This is a lot of info for a person like me. Thanks lot for the valuable info. I'll definately download CPU-Z CPUID and post the results here to know exactly what it is.

I found that a HongKong seller on eBay selling it for US $128
http://cgi.ebay.com/Intel-Pentium-EE-3-73Ghz-Socket-775...

Yet another seller is selling the one with only 1MB cache for US $ 158
http://cgi.ebay.com/Intel-Pentium-EE-3-73Ghz-Socket-775...


Yet another seller selling EE3.73GHz but with 4MB cache for US $228 & 236
http://cgi.ebay.com/INTEL-Pentium-EE-965-3-73Ghz-775-CP...
However none is marked as 'Intel Confidential'. Other then that 'QBFJES' written in the CPU leads to the following page stating that there's NO Core Stepping
http://www.cpu-world.com/sspec/QB/QBFJ.html

Can I get USD100.00 for this CPU? forget the heat sink Fan. Coz shipping only CPU is easier and convenient. The normal Intel Copper heat sink Fan is selling for USD 20

Any help will be very much appreciated :D 
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a c 102 à CPUs
February 13, 2011 12:53:47 PM

battleaxe_in said:
This is a lot of info for a person like me. Thanks lot for the valuable info. I'll definately download CPU-Z CPUID and post the results here to know exactly what it is.

I found that a HongKong seller on eBay selling it for US $128
http://cgi.ebay.com/Intel-Pentium-EE-3-73Ghz-Socket-775...

Yet another seller is selling the one with only 1MB cache for US $ 158
http://cgi.ebay.com/Intel-Pentium-EE-3-73Ghz-Socket-775...


Both units are identical and being sold by the same seller. My guess is that they are counterfeit as Intel never officially made any chips with a 3.73 GHz core speed, 1066 MHz FSB, and 1 MB of L2 cache. Intel has no record of that S-spec and neither does CPU-World.com or anywhere else. If it really was an engineering sample, it would be marked as your chip with "Intel Confidential" and a Q-spec number instead of an S-spec number.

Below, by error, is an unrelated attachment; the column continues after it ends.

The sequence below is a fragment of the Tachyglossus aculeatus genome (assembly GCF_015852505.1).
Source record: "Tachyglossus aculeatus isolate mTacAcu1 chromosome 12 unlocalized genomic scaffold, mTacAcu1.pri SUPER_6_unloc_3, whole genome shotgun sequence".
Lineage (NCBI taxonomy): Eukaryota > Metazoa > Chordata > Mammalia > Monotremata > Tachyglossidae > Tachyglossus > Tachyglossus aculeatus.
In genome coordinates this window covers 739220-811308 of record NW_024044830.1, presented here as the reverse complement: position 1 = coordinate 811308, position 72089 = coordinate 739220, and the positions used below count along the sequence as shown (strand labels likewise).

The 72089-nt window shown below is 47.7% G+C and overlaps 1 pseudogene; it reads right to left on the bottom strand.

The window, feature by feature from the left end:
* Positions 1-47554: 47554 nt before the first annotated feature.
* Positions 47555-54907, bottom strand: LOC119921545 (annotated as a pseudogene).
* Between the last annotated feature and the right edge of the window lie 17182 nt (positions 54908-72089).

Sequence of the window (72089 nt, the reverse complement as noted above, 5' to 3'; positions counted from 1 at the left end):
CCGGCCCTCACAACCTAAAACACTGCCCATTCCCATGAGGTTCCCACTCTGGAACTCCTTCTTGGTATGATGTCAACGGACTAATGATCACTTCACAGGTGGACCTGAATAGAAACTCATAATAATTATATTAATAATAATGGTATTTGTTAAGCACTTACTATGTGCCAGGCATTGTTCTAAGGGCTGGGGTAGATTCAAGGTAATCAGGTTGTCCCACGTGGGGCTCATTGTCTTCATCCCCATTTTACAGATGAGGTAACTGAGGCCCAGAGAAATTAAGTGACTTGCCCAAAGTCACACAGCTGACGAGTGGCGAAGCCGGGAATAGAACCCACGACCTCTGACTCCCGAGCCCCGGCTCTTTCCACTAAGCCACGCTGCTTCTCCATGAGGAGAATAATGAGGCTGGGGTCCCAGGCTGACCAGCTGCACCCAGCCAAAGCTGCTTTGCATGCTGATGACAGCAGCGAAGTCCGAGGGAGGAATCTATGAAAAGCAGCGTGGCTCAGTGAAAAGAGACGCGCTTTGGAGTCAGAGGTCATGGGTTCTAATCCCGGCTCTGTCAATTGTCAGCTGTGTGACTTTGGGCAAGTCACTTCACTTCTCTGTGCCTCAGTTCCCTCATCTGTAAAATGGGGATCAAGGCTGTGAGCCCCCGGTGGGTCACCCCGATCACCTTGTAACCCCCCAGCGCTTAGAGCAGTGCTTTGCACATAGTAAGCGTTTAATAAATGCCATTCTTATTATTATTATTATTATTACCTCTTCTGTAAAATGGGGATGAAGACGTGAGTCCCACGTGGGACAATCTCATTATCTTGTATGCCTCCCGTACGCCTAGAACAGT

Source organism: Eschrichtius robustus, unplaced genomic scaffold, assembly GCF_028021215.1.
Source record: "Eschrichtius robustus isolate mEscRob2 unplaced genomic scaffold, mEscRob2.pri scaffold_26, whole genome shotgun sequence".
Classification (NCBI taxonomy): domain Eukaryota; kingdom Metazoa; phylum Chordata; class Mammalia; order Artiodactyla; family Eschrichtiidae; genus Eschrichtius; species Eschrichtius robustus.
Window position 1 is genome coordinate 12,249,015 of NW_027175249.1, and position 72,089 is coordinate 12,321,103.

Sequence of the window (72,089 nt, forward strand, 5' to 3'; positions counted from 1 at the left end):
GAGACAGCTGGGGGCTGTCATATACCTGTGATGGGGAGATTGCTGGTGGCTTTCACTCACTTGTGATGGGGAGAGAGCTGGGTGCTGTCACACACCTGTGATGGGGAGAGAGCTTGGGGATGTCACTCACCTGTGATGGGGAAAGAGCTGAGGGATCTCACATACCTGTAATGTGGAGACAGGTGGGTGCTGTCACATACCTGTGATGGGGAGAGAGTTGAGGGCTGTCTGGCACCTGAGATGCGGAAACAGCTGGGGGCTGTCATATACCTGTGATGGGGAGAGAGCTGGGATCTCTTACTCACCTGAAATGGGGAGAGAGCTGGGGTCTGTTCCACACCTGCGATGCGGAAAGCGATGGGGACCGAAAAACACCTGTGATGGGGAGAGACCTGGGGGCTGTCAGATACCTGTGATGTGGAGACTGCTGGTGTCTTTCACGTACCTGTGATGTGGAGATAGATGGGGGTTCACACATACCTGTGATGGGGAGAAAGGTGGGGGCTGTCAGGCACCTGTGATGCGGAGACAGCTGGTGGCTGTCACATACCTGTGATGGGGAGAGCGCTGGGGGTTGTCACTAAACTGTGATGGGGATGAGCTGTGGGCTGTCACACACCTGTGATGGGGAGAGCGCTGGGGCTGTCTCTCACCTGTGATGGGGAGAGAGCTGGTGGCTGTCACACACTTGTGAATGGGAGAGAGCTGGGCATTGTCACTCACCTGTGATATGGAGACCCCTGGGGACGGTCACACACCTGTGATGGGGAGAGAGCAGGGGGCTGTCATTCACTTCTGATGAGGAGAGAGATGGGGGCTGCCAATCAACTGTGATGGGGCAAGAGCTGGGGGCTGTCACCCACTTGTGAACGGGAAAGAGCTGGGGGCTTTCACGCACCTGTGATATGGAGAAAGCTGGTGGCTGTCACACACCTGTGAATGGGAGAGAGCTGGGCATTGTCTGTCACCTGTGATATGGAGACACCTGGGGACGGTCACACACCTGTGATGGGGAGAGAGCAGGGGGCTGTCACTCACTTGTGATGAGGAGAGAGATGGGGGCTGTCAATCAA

Quote:
Yet another seller selling EE3.73GHz but with 4MB cache for US $228 & 236
http://cgi.ebay.com/INTEL-Pentium-EE-965-3-73Ghz-775-CP...


That is a Pentium D 965EE, which is a dual-core 65 nm chip. It is the fastest CPU quite a few motherboards will take, which is why the price is so high.

Quote:
However none is marked as 'Intel Confidential'. Other then that 'QBFJES' written in the CPU leads to the following page stating that there's NO Core Stepping
http://www.cpu-world.com/sspec/QB/QBFJ.html


The shipping 3.73 GHz Prescott-2M Extreme Editions also had the N0 core stepping. Yours might be an OEM unit or an actual engineering sample, but it should be basically identical to the shipping 3.73 P4EE and thus sell for the same prices.

Quote:
Can I get USD100.00 for this CPU? forget the heat sink Fan. Coz shipping only CPU is easier and convenient. The normal Intel Copper heat sink Fan is selling for USD 20

Any help will be very much appreciated :D 


I'd doubt you can get $100 for it. The ones on eBay go for $20-70, and the guy selling them for $20 has about 20 of them.
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February 13, 2011 1:01:26 PM

What if I add with this CPU, almost new condition - and with all accessories, an Intel D955XBK motherboard with total of 2GBs of RAM (533MHz 4-4-4)in dual channel mode.
All offers welcome - even suggestions too.
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February 13, 2011 1:05:48 PM

Best answer selected by battleaxe_in.
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February 13, 2011 1:36:20 PM

Part number JM80547PH1092M as mentioned on my CPU is "Engineering Sample" whereas the Part # JM80547PH1092MM is a normal Box CPU.
MU_Engineer, please confirm if thats true
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February 13, 2011 2:39:54 PM

battleaxe_in said:
Part number JM80547PH1092M as mentioned on my CPU is "Engineering Sample" whereas the Part # JM80547PH1092MM is a normal Box CPU.
MU_Engineer, please confirm if thats true


Both part numbers are associated with shipping 3.73 GHz P4 Extreme Editions. The difference is that one is a 95-watt part and the other is a 115-watt part. I find conflicting sources on which one is which, but both are valid boxed CPU order part numbers.
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February 13, 2011 4:09:05 PM

This topic has been closed by Mousemonkey